The Christmas season is that time of the year when we make special seasonal recipes for loved ones to enjoy. Often there are longstanding memories behind them, but sometimes the recipe has come to a family fairly recently, and modern traditions are being made. A short while ago, several of the writers of Center Grove Community Newsletter (CGCN) got together and shared their special holiday dishes with each other. Generously, they agreed to provide the following delicious recipes to the wonderful readers of CGCN.
Our first recipe is from Kris Parker’s family. They enjoys this recipe for “Pretzel Bark” not only at Christmas time but all year long. This makes a great hostess gift; it looks beautiful stacked in a Mason jar and tied with a festive ribbon.
Salted Caramel Pretzel Bark
2 sticks of butter
1 c. light brown sugar
1 regular bag of pretzels
12 oz. bag of chocolate chips
Preheat the oven to 400 degrees. Line a large bar pan with parchment paper and cover it with pretzels. Melt butter over medium-low heat. Add the brown sugar. Stir occasionally over medium low heat for 3-5 minutes until it turns caramel-brown. Pour over pretzels and use spatula to spread it out if needed. Bake the sheet for five minutes. Remove sheet from the oven and sprinkle chocolate chips evenly over mixture. Return pan to the oven for about 45 seconds. Remove from oven and use a spatula to evenly spread chocolate over the top. Then sprinkle with sea salt and refrigerate for a minimum of 1 hour.
Whimsical and fun for children to assemble, Editor Katelyn Bausman has been making these “Haystack” cookies since she was in second grade. Her class made them as part of care packages sent to troops during Operation Desert Storm. Easy but a real crowd pleaser, guests can opt for just one or several of these bite-sized treats.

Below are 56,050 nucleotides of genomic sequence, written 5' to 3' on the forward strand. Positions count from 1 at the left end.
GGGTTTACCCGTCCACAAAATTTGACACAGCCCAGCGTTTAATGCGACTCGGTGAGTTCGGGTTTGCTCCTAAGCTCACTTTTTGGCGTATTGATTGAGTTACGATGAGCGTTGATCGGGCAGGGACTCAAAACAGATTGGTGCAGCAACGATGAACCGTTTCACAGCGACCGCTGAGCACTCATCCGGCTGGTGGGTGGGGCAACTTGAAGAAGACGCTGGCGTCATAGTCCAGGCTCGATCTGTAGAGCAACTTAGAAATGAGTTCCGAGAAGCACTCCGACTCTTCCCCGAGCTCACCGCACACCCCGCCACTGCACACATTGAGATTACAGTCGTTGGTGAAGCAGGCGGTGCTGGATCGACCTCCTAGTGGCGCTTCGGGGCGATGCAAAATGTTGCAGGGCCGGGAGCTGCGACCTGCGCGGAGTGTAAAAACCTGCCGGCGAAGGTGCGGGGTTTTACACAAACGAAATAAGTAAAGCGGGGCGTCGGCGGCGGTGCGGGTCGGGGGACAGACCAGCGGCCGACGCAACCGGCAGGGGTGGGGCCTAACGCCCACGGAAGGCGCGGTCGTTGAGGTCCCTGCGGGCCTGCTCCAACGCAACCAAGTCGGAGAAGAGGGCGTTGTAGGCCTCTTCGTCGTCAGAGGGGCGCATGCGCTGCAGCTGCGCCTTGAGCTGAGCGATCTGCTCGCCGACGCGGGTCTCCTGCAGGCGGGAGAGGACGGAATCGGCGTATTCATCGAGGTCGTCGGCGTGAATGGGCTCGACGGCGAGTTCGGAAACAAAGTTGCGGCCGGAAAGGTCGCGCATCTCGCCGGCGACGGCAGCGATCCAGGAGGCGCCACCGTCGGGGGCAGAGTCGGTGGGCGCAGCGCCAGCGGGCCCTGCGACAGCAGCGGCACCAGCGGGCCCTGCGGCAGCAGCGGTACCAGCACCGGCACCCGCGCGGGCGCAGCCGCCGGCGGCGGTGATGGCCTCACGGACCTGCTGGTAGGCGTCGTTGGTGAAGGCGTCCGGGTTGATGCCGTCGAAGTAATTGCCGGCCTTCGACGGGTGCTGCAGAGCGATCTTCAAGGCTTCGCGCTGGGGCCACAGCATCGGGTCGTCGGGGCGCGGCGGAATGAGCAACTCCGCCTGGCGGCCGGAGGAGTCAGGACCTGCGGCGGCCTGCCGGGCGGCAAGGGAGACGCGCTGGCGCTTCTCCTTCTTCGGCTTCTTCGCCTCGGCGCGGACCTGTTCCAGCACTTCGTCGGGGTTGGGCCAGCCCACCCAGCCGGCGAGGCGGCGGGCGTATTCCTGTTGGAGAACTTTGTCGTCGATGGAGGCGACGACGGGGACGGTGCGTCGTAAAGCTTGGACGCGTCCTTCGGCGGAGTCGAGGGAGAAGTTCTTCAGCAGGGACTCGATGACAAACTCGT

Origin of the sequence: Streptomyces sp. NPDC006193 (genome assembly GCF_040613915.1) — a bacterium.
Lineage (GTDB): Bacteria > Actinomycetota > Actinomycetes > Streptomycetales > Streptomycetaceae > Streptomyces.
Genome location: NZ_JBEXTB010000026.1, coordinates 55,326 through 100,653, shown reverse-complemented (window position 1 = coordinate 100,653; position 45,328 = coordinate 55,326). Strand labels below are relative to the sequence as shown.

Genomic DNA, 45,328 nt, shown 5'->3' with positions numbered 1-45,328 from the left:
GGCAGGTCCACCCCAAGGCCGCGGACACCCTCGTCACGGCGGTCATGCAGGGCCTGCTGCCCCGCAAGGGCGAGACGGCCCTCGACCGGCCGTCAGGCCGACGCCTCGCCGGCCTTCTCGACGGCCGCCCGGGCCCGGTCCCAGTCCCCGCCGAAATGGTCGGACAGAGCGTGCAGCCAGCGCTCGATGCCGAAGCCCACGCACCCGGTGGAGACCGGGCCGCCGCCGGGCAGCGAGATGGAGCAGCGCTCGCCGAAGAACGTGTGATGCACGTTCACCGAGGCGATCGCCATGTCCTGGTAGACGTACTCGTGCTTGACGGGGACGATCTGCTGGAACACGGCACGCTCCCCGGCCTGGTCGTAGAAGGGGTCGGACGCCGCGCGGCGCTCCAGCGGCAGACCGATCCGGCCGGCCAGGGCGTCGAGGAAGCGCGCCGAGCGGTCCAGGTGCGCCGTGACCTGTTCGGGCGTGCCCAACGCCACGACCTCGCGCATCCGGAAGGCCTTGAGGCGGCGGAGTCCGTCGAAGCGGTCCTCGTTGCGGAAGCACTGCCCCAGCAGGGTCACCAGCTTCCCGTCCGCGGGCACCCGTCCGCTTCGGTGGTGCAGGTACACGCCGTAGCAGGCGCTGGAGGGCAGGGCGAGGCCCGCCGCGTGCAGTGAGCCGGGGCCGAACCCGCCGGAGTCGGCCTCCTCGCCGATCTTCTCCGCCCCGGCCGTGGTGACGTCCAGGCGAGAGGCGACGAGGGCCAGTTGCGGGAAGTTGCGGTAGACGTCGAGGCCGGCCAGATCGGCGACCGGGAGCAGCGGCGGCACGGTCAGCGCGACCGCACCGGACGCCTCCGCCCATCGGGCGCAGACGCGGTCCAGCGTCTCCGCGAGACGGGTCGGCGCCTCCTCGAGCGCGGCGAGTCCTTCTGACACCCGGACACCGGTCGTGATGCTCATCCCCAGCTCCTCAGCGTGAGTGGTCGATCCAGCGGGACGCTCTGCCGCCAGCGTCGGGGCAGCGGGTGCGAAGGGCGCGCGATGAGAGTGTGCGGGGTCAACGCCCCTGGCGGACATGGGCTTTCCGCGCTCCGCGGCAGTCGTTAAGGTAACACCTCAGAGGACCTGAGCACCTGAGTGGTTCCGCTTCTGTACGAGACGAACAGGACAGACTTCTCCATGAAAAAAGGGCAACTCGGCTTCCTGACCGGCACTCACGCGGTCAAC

Peanut Butter Butterscotch Haystacks
1 c. butterscotch chips
1/2 c. peanut butter
1/2 c. salted peanuts
2 c. Chow Mein noodles
Place butterscotch chips and peanut butter in a bowl. Cover with plastic wrap and microwave on 50% power for 3 minutes until mixable. Blend well and stir in peanuts and noodles. Drop by spoonfuls onto wax paper. Cool until set.
Joyce Long, a longtime Center Grove resident and feature writer for CGCN, Joyce’s family has enjoyed these “Sticky Buns” every Christmas morning since 1988. Since the family attends 11 pm Christmas Eve services, this recipe works well. She assembles it before church and then refrigerates it upon returning home. On Christmas morning, it bakes while presents are being opened, and it’s ready by the time the last gift is unwrapped.
Caramel Bundt Rolls
24 frozen yeast rolls
2 (3 oz.) packages of dry butter pecan or butterscotch pudding mix (not instant)
1 c. margarine or butter
1 c. brown sugar
2 t. cinnamon
½ c. chopped pecans